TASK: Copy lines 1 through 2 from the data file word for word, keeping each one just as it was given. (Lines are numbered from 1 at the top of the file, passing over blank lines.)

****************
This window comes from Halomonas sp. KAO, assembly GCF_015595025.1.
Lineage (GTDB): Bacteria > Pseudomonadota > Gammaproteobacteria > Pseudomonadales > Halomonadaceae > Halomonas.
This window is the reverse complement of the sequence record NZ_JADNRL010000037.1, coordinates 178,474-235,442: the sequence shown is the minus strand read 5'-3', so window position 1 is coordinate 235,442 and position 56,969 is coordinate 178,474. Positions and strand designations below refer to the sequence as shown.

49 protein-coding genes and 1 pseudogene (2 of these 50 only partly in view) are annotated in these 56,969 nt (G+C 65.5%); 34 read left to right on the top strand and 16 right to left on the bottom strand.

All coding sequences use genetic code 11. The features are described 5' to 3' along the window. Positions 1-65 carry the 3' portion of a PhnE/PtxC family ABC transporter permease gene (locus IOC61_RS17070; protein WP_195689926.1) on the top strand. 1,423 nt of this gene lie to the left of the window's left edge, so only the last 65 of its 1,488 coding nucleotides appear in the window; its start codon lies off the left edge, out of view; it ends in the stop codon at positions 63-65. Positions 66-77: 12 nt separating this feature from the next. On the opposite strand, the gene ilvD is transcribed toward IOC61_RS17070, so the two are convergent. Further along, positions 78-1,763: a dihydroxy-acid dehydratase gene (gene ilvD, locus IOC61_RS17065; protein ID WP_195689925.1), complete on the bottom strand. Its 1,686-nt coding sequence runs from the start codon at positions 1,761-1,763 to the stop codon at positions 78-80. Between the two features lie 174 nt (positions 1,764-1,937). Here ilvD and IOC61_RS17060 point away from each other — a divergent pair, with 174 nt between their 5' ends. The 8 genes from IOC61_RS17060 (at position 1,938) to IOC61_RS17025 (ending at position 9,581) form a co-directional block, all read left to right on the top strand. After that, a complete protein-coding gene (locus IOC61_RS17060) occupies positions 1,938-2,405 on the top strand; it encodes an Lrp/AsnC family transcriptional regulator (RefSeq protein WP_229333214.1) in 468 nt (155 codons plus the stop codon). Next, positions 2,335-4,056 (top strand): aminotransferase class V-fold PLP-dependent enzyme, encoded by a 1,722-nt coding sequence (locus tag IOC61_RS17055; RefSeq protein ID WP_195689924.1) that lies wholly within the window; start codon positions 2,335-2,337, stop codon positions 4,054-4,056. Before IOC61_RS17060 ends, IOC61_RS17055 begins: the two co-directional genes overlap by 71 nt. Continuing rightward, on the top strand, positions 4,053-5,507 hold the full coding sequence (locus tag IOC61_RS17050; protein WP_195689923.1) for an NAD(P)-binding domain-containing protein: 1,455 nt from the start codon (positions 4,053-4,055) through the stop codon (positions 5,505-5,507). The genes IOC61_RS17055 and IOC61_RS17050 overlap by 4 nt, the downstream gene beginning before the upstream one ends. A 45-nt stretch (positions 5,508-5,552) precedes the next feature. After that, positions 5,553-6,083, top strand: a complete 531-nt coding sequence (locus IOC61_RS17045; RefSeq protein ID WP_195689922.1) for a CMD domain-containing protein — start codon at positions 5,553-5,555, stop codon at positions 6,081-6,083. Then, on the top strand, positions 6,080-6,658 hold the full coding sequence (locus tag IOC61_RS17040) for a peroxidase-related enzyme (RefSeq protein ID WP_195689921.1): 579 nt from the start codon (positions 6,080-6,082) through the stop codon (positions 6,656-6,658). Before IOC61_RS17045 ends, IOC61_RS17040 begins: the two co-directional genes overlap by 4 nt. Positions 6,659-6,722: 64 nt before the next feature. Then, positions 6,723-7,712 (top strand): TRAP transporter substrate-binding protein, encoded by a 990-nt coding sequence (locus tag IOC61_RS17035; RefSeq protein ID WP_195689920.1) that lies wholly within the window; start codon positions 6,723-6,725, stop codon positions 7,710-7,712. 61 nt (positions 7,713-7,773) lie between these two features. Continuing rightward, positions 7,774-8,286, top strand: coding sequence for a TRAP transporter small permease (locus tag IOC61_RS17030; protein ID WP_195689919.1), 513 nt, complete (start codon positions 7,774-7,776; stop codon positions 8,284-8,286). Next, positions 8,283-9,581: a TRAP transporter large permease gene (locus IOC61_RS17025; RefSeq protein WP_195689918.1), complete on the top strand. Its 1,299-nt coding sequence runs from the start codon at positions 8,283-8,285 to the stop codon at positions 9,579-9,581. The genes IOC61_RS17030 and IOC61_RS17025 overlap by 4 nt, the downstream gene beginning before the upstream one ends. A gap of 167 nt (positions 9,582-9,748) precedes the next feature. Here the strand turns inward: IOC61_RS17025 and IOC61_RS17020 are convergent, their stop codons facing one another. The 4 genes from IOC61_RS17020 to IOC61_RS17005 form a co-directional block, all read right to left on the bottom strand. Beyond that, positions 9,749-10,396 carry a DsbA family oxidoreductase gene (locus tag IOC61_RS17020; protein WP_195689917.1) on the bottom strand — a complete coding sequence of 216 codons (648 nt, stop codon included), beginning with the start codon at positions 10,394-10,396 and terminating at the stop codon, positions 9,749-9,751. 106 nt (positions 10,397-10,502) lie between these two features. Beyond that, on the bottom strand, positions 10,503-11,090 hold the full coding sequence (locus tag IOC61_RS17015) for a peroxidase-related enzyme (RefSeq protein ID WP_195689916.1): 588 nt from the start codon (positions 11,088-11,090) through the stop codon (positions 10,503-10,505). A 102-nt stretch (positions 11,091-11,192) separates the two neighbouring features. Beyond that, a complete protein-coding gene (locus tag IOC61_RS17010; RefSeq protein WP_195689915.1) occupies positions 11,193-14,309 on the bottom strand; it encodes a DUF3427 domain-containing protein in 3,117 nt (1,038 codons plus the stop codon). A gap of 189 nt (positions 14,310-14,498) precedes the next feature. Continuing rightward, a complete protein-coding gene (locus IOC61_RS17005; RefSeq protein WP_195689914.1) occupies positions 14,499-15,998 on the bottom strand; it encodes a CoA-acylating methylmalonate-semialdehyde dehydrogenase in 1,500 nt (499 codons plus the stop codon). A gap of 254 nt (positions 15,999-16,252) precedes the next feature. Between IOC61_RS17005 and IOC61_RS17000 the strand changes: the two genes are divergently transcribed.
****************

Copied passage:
This window comes from Halomonas sp. KAO, assembly GCF_015595025.1.
Lineage (GTDB): Bacteria > Pseudomonadota > Gammaproteobacteria > Pseudomonadales > Halomonadaceae > Halomonas.